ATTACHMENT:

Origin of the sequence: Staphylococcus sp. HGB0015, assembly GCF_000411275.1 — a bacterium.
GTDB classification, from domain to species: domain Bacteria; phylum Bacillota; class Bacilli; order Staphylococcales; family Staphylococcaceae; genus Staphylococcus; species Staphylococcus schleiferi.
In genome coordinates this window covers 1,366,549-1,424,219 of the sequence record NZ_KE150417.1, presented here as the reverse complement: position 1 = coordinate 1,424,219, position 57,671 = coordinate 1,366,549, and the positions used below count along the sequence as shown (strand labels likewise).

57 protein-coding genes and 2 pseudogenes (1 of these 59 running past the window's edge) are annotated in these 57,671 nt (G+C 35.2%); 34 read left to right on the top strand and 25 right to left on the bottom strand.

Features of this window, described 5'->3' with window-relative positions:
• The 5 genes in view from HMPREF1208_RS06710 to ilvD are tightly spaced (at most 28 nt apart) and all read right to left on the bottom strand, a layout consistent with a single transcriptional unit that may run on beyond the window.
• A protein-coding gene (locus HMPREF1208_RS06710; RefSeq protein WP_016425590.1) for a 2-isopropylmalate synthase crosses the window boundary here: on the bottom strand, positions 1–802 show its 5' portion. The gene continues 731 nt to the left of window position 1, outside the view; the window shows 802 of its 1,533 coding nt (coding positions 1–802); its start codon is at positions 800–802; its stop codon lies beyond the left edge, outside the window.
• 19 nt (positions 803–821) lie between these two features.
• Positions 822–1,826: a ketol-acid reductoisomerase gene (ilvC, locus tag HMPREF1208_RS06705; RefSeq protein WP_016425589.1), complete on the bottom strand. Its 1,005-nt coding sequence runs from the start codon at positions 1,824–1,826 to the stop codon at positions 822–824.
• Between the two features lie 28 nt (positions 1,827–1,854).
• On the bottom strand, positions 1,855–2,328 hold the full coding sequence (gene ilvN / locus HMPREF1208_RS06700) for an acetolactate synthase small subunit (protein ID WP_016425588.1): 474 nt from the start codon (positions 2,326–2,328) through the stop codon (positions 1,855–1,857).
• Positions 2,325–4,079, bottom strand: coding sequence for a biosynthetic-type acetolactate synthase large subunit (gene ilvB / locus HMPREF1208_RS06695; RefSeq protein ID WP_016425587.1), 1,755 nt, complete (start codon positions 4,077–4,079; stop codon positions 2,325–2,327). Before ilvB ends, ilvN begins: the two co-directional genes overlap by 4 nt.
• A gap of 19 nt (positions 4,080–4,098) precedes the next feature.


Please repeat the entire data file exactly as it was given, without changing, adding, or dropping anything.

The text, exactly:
Origin of the sequence: Staphylococcus sp. HGB0015, assembly GCF_000411275.1 — a bacterium.
GTDB classification, from domain to species: domain Bacteria; phylum Bacillota; class Bacilli; order Staphylococcales; family Staphylococcaceae; genus Staphylococcus; species Staphylococcus schleiferi.
In genome coordinates this window covers 1,366,549-1,424,219 of the sequence record NZ_KE150417.1, presented here as the reverse complement: position 1 = coordinate 1,424,219, position 57,671 = coordinate 1,366,549, and the positions used below count along the sequence as shown (strand labels likewise).

57 protein-coding genes and 2 pseudogenes (1 of these 59 running past the window's edge) are annotated in these 57,671 nt (G+C 35.2%); 34 read left to right on the top strand and 25 right to left on the bottom strand.

Features of this window, described 5'->3' with window-relative positions:
• The 5 genes in view from HMPREF1208_RS06710 to ilvD are tightly spaced (at most 28 nt apart) and all read right to left on the bottom strand, a layout consistent with a single transcriptional unit that may run on beyond the window.
• A protein-coding gene (locus HMPREF1208_RS06710; RefSeq protein WP_016425590.1) for a 2-isopropylmalate synthase crosses the window boundary here: on the bottom strand, positions 1–802 show its 5' portion. The gene continues 731 nt to the left of window position 1, outside the view; the window shows 802 of its 1,533 coding nt (coding positions 1–802); its start codon is at positions 800–802; its stop codon lies beyond the left edge, outside the window.
• 19 nt (positions 803–821) lie between these two features.
• Positions 822–1,826: a ketol-acid reductoisomerase gene (ilvC, locus tag HMPREF1208_RS06705; RefSeq protein WP_016425589.1), complete on the bottom strand. Its 1,005-nt coding sequence runs from the start codon at positions 1,824–1,826 to the stop codon at positions 822–824.
• Between the two features lie 28 nt (positions 1,827–1,854).
• On the bottom strand, positions 1,855–2,328 hold the full coding sequence (gene ilvN / locus HMPREF1208_RS06700) for an acetolactate synthase small subunit (protein ID WP_016425588.1): 474 nt from the start codon (positions 2,326–2,328) through the stop codon (positions 1,855–1,857).
• Positions 2,325–4,079, bottom strand: coding sequence for a biosynthetic-type acetolactate synthase large subunit (gene ilvB / locus HMPREF1208_RS06695; RefSeq protein ID WP_016425587.1), 1,755 nt, complete (start codon positions 4,077–4,079; stop codon positions 2,325–2,327). Before ilvB ends, ilvN begins: the two co-directional genes overlap by 4 nt.
• A gap of 19 nt (positions 4,080–4,098) precedes the next feature.